Violeta Parra exerted a significant influence on Héctor Pavez and Gabriela Pizarro, who would become great performers and researchers in their own right. The product of this collaboration is evident in the play "La Celebración de la Minga" staged at the Teatro Municipal de Santiago. She composed the music for the documentaries Wicker and Trilla, and contributed to the film Casamiento de negros, performed by Sergio Bravo. She wrote the book Cantos Folklóricos Chilenos which gathered all the research conducted so far, with photographs by Sergio Larraín and musical scores performed by Gastón Soublette (Santiago, Nascimento, 1979). She also wrote the Décimas autobiográficas, work in verse recounting her from her childhood to her trip to Europe.
She started a serious interest in ceramics, painting and arpillera embroidery. As a result of a severe hepatitis in 1959 that forced her to stay in bed, her work as a painter and arpillerista was developed greatly, so much so that the same year she exhibited her oil paintings and arpilleras at the First and also the Second Outdoor Exhibition of Fine Arts at Santiago's Parque Forestal.
On 4 October 1960, the day of her birthday, she met Swiss clarinetist Gilbert Favre with whom she became romantically involved. In 1961 she traveled to Buenos Aires, Argentina, where she exhibited her paintings, appeared in TV, gave recitals at the Teatro IFT and recorded an album of original songs for EMI Odeon - which was banned.
In June 1962 she returned to Santiago. With her children Isabel and Angel, and her granddaughter Tita, she embarked, with the Chilean delegation, for Finland to participate in the 8th "World Festival of Youth and Students" held in Helsinki. After touring the Soviet Union, Germany, Italy and France, Violeta Parra moved to Paris, where she performed at La Candelaria and L'Escale, in the Latin Quarter, gave recitals at the "Théâtre Des Nations" of UNESCO and performed on radio and television with her children. She then started living with Gilbert Favre in Geneva, dividing her time between France and Switzerland, where she also gave concerts, appeared in TV and exhibited her art.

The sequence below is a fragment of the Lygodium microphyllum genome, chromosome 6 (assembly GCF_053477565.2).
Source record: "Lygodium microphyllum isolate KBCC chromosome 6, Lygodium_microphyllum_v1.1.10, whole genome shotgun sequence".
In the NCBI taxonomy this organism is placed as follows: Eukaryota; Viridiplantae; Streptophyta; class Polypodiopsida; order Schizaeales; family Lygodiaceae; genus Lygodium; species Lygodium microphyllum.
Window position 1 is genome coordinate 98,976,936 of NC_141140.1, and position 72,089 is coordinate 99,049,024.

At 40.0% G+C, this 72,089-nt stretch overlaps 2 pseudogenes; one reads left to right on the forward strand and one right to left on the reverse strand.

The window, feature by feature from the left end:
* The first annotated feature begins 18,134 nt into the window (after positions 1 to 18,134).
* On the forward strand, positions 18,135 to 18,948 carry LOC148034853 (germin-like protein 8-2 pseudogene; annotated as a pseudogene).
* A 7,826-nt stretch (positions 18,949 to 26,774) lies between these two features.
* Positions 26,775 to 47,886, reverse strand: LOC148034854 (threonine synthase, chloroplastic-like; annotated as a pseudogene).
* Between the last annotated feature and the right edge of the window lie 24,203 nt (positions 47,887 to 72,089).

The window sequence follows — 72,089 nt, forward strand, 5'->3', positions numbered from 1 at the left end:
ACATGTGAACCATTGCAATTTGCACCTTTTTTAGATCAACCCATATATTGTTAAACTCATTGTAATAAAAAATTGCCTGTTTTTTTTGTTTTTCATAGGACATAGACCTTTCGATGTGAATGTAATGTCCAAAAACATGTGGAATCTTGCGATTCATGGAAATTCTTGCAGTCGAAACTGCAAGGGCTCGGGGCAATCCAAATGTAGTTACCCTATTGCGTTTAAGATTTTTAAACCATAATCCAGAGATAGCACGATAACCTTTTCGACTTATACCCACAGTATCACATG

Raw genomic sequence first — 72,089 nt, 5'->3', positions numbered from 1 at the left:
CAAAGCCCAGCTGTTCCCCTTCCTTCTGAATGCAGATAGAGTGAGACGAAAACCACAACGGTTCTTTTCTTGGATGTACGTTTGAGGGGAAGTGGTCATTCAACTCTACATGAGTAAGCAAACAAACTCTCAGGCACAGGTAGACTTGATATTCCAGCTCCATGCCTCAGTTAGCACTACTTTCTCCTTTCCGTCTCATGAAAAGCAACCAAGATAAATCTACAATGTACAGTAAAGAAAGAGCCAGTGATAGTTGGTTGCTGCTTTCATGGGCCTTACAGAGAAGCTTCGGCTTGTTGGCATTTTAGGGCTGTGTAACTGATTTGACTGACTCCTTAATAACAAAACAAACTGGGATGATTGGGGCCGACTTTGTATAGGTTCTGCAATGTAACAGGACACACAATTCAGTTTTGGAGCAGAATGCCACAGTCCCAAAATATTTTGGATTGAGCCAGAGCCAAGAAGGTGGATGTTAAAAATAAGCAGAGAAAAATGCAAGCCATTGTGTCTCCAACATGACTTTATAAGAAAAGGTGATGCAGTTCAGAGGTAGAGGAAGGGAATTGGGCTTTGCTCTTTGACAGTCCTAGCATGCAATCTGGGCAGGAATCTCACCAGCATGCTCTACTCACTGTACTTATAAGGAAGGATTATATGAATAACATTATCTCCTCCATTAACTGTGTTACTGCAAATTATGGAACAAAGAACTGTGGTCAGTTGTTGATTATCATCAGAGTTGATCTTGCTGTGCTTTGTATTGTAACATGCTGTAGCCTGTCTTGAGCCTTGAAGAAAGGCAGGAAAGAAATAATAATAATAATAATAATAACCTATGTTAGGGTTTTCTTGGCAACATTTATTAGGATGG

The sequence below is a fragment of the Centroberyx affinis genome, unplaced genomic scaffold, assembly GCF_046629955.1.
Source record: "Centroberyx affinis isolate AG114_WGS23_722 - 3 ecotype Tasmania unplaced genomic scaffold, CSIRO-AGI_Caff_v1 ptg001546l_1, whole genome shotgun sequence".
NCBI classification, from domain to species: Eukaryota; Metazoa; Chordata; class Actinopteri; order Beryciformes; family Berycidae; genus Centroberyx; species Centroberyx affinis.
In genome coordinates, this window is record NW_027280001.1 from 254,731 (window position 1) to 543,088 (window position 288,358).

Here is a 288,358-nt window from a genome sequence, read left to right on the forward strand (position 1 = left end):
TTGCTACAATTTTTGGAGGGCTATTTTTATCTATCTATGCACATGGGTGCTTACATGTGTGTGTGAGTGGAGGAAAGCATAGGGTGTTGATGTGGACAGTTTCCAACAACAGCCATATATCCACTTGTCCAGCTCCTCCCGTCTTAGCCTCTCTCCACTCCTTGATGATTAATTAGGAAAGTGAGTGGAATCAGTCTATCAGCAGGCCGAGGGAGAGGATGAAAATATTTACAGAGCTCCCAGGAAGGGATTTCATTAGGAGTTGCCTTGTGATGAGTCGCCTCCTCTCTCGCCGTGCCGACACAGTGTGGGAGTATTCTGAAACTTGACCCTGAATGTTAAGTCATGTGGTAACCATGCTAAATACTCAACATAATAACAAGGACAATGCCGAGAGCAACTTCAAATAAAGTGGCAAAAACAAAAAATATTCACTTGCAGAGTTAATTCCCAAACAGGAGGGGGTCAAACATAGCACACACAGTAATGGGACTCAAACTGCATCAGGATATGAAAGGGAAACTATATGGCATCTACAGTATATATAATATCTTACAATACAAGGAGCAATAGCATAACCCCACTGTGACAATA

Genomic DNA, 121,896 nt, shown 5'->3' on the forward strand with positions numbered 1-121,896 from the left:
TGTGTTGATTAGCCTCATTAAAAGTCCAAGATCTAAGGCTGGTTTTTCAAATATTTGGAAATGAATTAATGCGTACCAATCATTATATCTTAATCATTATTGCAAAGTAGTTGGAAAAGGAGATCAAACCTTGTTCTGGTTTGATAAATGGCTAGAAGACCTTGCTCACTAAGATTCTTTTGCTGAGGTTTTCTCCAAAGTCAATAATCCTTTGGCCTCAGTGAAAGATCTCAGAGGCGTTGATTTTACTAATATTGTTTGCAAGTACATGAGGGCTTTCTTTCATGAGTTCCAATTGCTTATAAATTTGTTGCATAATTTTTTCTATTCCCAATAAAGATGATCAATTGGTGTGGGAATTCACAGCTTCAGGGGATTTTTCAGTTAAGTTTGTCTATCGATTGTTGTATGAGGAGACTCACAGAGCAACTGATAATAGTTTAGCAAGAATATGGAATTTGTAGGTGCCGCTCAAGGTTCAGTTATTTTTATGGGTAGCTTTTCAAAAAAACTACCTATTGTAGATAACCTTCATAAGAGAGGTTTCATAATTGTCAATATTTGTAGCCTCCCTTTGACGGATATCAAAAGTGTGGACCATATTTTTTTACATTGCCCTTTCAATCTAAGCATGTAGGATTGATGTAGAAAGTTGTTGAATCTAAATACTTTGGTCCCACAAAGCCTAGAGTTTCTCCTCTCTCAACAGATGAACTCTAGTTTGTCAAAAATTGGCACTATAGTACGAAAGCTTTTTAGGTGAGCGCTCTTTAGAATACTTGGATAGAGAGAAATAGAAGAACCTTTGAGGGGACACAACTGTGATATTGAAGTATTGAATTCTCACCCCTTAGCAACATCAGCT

In 1963 she recorded in Paris, revolutionary and peasant songs, which would be published in 1971 under the title "Songs rediscovered in Paris" She wrote the book "Popular Poetry of the Andes". The Parras took part in the concert of "L'Humanité" (official newspaper of the French Communist Party). An Argentine musician friend recorded at her home a version of "El Gavilán" ("The Hawk"), interpreted by Violeta Parra accompanied by her granddaughter on percussion. Violeta accompanied her children in the LP "Los Parra de Chillán" for the Barclay label. She began playing the cuatro, an instrument of Venezuelan origin, and the charango, an instrument of the high plateaus.
In April 1964 she did an exhibition of her arpilleras, oil paintings and wire sculptures in the Museum of Decorative Arts of the Louvre - the first solo exhibition of a Latin American artist at the museum. In 1965, the publisher François Maspero, Paris, published her book "Poésie Populaire des Andes". In Geneva, Swiss television made a documentary about the artist and her work, "Violeta Parra, Chilean Embroiderer".
Favre and Parra returned to South America, in June 1965. Violeta recorded two 45s, one with her daughter Isabel and another to instrumental music for cuatro and quena with Gilbert Favre, whom she christened "El Tocador Afuerino" (The outsider musician). Her music now incorporated the Venezuelan cuatro and the charango from the plateaus of northern Chile. EMI Odeon circulated the LP "Remembering Chile (a Chilean in Paris)," whose cover was illustrated with her own arpilleras. Soon after, however, Favre and Parra broke up, provoked by his desire to live in Bolivia where he was part of a successful Bolivian music act, Los Jairas.
Parras energy was invested in reviving a unique version of the Peña (now known as La Peña de Los Parra), a community center for the arts and for political activism. Some have stated she established the first 'peña', but as said by the RAE, places such as these had been called that at least since 1936. Parra s Peña was a tent (somewhat similar looking to a circus tent) that she set up on a 30 x 30 meter piece of land in the Parque La Quintrala, at number 340 Carmen Street, in todays La Reina municipality of Santiago, in the area once known as la Cañada. Her tent hosted musical spectacles where she often sang with her children, and she and her children also lived on the same land. In La Reina, at La Cañada 7200, she also established a cultural center called "La Carpa de la Reina" inaugurated on 17 December 1965. She also installed a folk peña in the International Fair of Santiago (FISA), where she was invited. On the same year, she participated in numerous national television programs and signed a contract with Radio Minería which would be the last radio station to be used as a platform for her work.